Andrew Garfield's second screen outing as the geeky science whiz-turned-web-slinging superhero finds Peter Parker, aka Spider-Man, swinging back and forth between cocky bravado and brow-furrowed angst
Andrew Garfield’s second screen outing as the geeky science whiz-turned-web-slinging superhero finds Peter Parker, aka Spider-Man, swinging back and forth between cocky bravado and brow-furrowed angst.
Being cheered for his crime-fighting exploits is a great ego boost, but it isn’t so much fun when a new batch of super villains puts his on-off girlfriend Gwen (Emma Stone) in mortal danger.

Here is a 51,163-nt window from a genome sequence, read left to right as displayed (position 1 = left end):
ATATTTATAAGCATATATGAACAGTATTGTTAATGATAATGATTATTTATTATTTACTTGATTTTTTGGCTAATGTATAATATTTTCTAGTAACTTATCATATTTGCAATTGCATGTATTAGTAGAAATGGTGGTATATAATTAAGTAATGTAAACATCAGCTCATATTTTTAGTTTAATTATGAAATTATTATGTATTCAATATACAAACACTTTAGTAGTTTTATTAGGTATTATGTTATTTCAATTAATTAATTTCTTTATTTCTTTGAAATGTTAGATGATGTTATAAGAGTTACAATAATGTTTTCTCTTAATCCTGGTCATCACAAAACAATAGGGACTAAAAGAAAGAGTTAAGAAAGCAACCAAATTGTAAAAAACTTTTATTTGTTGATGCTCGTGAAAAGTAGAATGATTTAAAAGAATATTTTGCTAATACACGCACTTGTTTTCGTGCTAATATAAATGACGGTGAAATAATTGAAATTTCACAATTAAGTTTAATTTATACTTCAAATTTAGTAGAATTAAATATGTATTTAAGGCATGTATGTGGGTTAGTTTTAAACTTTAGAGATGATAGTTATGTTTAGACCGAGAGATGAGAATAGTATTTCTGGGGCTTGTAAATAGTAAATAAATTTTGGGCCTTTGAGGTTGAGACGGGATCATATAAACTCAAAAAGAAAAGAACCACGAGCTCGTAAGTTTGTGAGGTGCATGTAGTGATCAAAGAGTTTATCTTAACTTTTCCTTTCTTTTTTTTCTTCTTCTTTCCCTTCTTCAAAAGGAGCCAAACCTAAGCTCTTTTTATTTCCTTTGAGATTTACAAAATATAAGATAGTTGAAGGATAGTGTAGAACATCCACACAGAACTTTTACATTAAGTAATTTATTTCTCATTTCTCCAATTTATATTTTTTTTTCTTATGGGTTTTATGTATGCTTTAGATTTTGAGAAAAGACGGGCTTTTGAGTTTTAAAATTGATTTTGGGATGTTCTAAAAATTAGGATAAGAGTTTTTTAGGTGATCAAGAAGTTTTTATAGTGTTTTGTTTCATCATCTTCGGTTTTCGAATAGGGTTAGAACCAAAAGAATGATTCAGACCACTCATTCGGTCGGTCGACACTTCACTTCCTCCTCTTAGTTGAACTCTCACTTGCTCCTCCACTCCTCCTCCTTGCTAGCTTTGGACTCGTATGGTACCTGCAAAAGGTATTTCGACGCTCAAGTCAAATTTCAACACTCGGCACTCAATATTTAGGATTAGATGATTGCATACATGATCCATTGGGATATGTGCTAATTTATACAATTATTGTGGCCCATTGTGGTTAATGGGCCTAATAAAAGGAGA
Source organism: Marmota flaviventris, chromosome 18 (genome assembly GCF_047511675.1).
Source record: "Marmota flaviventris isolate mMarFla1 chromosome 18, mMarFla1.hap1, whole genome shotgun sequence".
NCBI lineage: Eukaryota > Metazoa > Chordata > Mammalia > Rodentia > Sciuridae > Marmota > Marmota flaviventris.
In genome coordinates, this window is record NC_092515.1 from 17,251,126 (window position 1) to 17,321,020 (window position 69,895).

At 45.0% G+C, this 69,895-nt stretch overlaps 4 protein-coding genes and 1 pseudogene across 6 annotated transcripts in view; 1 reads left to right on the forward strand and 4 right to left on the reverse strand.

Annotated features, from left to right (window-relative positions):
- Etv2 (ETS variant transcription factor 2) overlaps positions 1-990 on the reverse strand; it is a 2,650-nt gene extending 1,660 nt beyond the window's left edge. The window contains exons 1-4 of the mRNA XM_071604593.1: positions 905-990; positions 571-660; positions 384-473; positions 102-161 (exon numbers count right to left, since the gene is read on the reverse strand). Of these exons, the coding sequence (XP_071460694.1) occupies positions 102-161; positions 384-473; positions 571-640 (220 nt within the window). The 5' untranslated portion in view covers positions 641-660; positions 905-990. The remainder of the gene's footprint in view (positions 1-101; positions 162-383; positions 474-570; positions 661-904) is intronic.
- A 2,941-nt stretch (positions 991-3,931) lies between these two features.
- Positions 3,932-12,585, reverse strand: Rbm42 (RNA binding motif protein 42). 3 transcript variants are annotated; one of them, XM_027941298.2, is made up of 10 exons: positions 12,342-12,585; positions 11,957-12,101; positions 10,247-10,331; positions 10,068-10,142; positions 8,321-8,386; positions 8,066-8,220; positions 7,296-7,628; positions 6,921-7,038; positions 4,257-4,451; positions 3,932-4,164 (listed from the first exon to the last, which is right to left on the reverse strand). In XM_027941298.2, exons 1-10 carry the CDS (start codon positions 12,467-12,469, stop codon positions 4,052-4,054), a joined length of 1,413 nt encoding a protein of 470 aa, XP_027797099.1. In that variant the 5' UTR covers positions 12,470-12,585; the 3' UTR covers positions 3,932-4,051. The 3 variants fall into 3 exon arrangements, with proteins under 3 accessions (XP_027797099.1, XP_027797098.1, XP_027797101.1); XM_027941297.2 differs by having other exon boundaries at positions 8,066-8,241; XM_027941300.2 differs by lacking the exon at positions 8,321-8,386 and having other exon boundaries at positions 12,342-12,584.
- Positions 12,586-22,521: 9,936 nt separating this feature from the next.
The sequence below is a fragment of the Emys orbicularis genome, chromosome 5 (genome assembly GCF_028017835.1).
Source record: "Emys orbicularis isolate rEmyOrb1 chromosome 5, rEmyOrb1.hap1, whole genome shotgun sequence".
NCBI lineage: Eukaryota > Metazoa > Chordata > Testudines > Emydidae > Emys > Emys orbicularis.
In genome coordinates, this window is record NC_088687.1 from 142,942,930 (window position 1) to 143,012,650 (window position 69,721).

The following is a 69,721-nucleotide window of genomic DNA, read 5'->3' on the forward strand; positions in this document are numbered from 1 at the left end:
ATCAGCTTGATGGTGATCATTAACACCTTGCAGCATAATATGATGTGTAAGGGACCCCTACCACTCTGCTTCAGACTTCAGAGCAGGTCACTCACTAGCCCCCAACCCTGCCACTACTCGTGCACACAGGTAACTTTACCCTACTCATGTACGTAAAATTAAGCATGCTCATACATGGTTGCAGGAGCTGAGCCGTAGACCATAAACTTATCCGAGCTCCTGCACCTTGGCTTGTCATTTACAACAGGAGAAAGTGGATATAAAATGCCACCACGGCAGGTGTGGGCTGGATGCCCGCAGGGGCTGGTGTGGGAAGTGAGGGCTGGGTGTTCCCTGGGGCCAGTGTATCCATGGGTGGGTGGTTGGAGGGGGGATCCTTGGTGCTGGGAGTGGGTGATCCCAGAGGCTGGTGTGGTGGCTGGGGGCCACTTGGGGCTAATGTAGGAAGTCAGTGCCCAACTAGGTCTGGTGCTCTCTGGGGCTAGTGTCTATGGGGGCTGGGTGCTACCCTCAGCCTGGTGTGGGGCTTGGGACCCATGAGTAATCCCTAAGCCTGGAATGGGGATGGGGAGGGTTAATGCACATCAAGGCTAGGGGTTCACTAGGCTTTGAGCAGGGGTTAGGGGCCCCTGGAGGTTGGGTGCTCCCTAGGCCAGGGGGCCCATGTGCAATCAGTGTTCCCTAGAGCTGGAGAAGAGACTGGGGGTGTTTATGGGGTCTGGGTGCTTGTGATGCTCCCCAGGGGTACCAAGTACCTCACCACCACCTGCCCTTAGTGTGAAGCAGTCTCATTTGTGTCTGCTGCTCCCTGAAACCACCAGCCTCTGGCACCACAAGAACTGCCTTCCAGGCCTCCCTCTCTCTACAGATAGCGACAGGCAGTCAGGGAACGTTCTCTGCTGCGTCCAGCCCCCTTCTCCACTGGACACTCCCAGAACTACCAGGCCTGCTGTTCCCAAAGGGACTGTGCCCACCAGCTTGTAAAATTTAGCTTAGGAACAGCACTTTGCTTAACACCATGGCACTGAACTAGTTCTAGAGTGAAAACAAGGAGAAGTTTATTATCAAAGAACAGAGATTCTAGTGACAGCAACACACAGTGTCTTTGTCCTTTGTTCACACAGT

Childhood friend Harry Osborn (Dane DeHaan) turns venomously against him as the Green Goblin, as does a nerdy former fan played by Jamie Foxx, who’s transformed into mutant monster Electro after a freak accident.
Again directed by Marc Webb, the film is as up and down as its troubled hero. When Spidey is swinging through the New York streets, the film shares his gravity-defying exhilaration, but it hits dull spots when he is fretting about his lot.
However, the digital effects dazzle, particularly in the scene where Foxx’s rampant Electro lights up Times Square, Garfield and Stone’s charm and chemistry lights up the movie and there are also some surprises in store as well.